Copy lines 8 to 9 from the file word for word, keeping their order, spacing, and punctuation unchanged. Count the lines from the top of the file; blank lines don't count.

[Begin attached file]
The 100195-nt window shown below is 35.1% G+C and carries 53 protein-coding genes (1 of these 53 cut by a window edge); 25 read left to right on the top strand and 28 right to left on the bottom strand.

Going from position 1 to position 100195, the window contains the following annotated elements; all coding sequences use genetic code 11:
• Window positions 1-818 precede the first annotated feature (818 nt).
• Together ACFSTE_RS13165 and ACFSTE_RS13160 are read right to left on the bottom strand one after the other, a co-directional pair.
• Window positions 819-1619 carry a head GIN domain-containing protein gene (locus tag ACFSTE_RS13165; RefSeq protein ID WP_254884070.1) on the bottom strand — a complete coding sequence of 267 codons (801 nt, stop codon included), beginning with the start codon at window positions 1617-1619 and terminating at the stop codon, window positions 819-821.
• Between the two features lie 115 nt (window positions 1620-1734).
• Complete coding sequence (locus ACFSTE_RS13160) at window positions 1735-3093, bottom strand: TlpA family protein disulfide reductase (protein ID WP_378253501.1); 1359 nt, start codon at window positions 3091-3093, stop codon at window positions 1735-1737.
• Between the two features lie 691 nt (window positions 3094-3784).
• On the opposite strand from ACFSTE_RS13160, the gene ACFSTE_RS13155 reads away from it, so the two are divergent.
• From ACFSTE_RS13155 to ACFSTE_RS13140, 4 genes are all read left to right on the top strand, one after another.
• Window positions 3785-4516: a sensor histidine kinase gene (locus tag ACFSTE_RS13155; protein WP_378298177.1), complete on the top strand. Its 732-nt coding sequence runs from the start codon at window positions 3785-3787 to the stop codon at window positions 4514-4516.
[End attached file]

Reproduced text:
• Between the two features lie 691 nt (window positions 3094-3784).
• On the opposite strand from ACFSTE_RS13160, the gene ACFSTE_RS13155 reads away from it, so the two are divergent.